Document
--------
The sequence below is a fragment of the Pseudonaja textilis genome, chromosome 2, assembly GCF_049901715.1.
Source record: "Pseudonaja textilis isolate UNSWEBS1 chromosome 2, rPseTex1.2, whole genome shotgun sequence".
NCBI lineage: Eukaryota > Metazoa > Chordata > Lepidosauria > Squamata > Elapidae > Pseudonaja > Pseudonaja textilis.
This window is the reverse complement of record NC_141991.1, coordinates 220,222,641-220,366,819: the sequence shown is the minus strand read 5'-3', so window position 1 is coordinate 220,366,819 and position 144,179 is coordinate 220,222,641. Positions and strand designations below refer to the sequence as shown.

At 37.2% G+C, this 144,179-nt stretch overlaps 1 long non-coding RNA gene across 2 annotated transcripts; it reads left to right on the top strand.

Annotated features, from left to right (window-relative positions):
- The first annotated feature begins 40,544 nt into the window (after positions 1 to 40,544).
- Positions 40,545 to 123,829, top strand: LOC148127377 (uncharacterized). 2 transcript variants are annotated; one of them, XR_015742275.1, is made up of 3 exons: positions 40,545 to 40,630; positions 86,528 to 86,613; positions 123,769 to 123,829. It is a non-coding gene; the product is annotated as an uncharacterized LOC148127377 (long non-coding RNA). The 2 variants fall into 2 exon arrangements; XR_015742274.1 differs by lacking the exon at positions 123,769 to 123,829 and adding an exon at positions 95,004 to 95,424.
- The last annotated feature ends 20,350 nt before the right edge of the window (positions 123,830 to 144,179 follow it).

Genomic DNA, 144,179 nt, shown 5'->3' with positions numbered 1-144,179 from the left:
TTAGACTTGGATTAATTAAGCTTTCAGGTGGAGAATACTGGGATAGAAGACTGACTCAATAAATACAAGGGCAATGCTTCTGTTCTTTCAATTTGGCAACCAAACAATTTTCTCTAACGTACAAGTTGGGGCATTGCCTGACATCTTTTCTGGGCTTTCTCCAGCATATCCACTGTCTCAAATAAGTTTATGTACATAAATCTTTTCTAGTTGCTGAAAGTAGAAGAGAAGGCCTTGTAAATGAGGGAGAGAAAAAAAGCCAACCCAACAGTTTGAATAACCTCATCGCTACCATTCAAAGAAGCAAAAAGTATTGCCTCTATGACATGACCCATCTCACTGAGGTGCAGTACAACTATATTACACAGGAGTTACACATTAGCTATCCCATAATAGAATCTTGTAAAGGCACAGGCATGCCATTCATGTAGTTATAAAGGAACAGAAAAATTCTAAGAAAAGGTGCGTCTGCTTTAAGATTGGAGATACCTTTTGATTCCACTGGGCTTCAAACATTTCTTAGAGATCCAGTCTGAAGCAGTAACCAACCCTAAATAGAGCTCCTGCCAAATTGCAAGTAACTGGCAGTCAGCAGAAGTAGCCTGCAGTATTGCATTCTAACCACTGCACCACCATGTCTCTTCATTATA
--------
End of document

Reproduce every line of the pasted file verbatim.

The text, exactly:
The sequence below is a fragment of the Pseudonaja textilis genome, chromosome 2, assembly GCF_049901715.1.
Source record: "Pseudonaja textilis isolate UNSWEBS1 chromosome 2, rPseTex1.2, whole genome shotgun sequence".
NCBI lineage: Eukaryota > Metazoa > Chordata > Lepidosauria > Squamata > Elapidae > Pseudonaja > Pseudonaja textilis.
This window is the reverse complement of record NC_141991.1, coordinates 220,222,641-220,366,819: the sequence shown is the minus strand read 5'-3', so window position 1 is coordinate 220,366,819 and position 144,179 is coordinate 220,222,641. Positions and strand designations below refer to the sequence as shown.

At 37.2% G+C, this 144,179-nt stretch overlaps 1 long non-coding RNA gene across 2 annotated transcripts; it reads left to right on the top strand.

Annotated features, from left to right (window-relative positions):
- The first annotated feature begins 40,544 nt into the window (after positions 1 to 40,544).
- Positions 40,545 to 123,829, top strand: LOC148127377 (uncharacterized). 2 transcript variants are annotated; one of them, XR_015742275.1, is made up of 3 exons: positions 40,545 to 40,630; positions 86,528 to 86,613; positions 123,769 to 123,829. It is a non-coding gene; the product is annotated as an uncharacterized LOC148127377 (long non-coding RNA). The 2 variants fall into 2 exon arrangements; XR_015742274.1 differs by lacking the exon at positions 123,769 to 123,829 and adding an exon at positions 95,004 to 95,424.
- The last annotated feature ends 20,350 nt before the right edge of the window (positions 123,830 to 144,179 follow it).

Genomic DNA, 144,179 nt, shown 5'->3' with positions numbered 1-144,179 from the left:
TTAGACTTGGATTAATTAAGCTTTCAGGTGGAGAATACTGGGATAGAAGACTGACTCAATAAATACAAGGGCAATGCTTCTGTTCTTTCAATTTGGCAACCAAACAATTTTCTCTAACGTACAAGTTGGGGCATTGCCTGACATCTTTTCTGGGCTTTCTCCAGCATATCCACTGTCTCAAATAAGTTTATGTACATAAATCTTTTCTAGTTGCTGAAAGTAGAAGAGAAGGCCTTGTAAATGAGGGAGAGAAAAAAAGCCAACCCAACAGTTTGAATAACCTCATCGCTACCATTCAAAGAAGCAAAAAGTATTGCCTCTATGACATGACCCATCTCACTGAGGTGCAGTACAACTATATTACACAGGAGTTACACATTAGCTATCCCATAATAGAATCTTGTAAAGGCACAGGCATGCCATTCATGTAGTTATAAAGGAACAGAAAAATTCTAAGAAAAGGTGCGTCTGCTTTAAGATTGGAGATACCTTTTGATTCCACTGGGCTTCAAACATTTCTTAGAGATCCAGTCTGAAGCAGTAACCAACCCTAAATAGAGCTCCTGCCAAATTGCAAGTAACTGGCAGTCAGCAGAAGTAGCCTGCAGTATTGCATTCTAACCACTGCACCACCATGTCTCTTCATTATA